Archive for January, 2006

I subscribe to the IE Blog RSS feed and this came across the wire today: IE7 Beta 2 Preview Available. I’ve been meaning to check out the new Internet Explorer 7 (IE7), but I just haven’t had the time. Well, the time is now! And I bring to you, dear readers no one, my first reactions to IE7.

  • As any sensable web user, I use Mozilla Firefox as my de facto web browser. This posed to be a slight problem, really just an irk actually, when I went to install IE7. The IE7 installer requires validation that you are using a valid Microsoft Windows installation. It does this validation by way of the Windows Genuine Advantage (WGA) Program. Basically, WGA is just an ActiveX control that has access to the Windows product key. You must validate your Windows installation before proceeding. To do so, you press the Validate button and it will open up a Microsoft web page that will run the ActiveX control. Only problem, Firefox can’t run ActiveX. At least not natively. The web page it took me to said I could download some file to install that would do the check, but I decided to just change my browser settings to say IE was my default browser (A cold shiver runs down my spine). And the page then opened up in IE. Validated and moved on.
  • After the install I had to restart. Damn it.
  • The new IE7 icon looks neat, I guess. It replaced all my IE6 icons. Sure would be nice if IE was a stand-alone program and not integrated into the OS. C’est la vie.
  • Upon going to my first web site – Yahoo! – I was prompted to turn on a phishing filter. I’m smart enough not to go to any phishing sites, but I can easily see how others could get confused. So, good job there.
  • IE7 apparently got rid of the main toolbar present in nearly all GUI programs. You know “File, Edit, View…”. Gone. More space for the viewport I suppose.
  • Navigation buttons are rearranged as well. The Back/Forward buttons are to the left of the URL dropdown box. The Refresh and Stop buttons are to the right. To the right of that is original-in-Firefox search box. Functions just like Firefox as far as I can tell. Default search provider is MSN Search.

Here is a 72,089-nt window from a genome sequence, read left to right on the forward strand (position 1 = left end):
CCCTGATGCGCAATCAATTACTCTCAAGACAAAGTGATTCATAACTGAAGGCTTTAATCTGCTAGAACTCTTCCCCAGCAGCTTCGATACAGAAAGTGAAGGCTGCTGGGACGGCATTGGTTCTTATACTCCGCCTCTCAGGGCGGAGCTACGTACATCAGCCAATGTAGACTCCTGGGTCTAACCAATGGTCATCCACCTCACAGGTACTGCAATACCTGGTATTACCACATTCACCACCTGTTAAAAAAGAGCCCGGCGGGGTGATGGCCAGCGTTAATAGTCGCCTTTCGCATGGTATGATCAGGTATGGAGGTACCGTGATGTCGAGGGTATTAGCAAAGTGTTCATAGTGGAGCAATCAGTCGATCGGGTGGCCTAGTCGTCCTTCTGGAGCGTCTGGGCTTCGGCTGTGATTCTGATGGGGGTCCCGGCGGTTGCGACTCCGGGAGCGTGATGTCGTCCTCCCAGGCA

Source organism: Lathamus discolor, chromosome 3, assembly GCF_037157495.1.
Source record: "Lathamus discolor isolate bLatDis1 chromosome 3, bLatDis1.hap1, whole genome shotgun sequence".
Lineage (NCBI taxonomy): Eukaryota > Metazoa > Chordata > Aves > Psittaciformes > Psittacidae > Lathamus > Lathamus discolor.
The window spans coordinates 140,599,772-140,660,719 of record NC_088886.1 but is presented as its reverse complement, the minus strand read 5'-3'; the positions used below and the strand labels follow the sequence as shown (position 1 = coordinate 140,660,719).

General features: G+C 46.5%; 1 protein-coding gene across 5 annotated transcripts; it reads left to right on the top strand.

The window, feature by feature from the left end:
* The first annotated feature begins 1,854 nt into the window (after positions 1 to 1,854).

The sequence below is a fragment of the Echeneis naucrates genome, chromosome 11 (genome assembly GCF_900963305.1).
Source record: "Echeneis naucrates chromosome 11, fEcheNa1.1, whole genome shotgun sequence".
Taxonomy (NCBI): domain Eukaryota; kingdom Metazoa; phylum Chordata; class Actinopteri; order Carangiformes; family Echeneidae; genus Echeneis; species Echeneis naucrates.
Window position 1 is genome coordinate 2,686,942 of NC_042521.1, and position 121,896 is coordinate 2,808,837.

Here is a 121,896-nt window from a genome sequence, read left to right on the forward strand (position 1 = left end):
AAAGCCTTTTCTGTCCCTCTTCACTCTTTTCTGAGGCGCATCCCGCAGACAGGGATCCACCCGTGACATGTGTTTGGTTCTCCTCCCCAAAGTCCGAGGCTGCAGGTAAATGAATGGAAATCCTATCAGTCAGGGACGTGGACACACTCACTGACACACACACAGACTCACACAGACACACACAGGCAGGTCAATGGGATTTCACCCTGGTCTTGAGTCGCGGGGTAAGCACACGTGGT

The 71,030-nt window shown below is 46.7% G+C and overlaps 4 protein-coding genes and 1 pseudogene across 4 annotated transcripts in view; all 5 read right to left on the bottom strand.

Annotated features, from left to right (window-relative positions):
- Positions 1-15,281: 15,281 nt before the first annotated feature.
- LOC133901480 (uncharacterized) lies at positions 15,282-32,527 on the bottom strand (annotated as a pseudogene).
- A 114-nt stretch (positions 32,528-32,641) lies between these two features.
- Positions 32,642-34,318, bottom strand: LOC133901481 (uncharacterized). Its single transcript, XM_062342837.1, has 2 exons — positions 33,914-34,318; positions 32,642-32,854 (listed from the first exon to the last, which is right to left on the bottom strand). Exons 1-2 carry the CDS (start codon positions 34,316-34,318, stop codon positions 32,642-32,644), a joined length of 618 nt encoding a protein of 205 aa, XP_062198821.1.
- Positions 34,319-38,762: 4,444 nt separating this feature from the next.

• IE7 finally got tabs! And they did some stuff right! And by right I mean better than Firefox. First, there is a sort of mini-tab to the right of the tabs that, when clicked, opens a blank tab. I like this. Although I use Ctrl-T to open new tabs in Firefox, this mini-tab could still be very useful. For reference, Ctrl-T also works in IE7. Also, as you add more than one tab, you get a little X (Close Tab) button in the corner of the tab. Why Firefox hasn’t done this yet remains a mystery to the entire universe.
  • Along with tabs, IE7 has an Apple OS X Application Switcher-esque Tab Switcher/Viewer. This switcher/viewer is represented by a button that has four small rectangles on it and sits to the left of the first tab. When you click it each tab is shown as a cropped screen shot of each web page. Pretty neat feature.
  • Another Firefox feature in IE7 is the text-scaler. This feature is in the bottom right corner of the browser. If clicked, it will zoom the entire page, not just the text. If memory serves me well, I believe this is how Opera does zooming. The button also has a dropdown associated with it and it has zoom from 10% to 1000%, plus a custom zoom. Also, the Ctrl++, Ctrl+-, and Ctrl+0 keyboard shortcuts work, as they do in Firefox.
  • There is a built in Feed Subscriber in IE7. I personally don’t like to subscribe to feeds with the default browser subscriber, but people may like it. Also, if you just click the feed button in IE7, it will load the feed and display it for you. You can’t click on the RSS Feed link embedded in the web page, but the button will load it and display it. Nice feature, I suppose.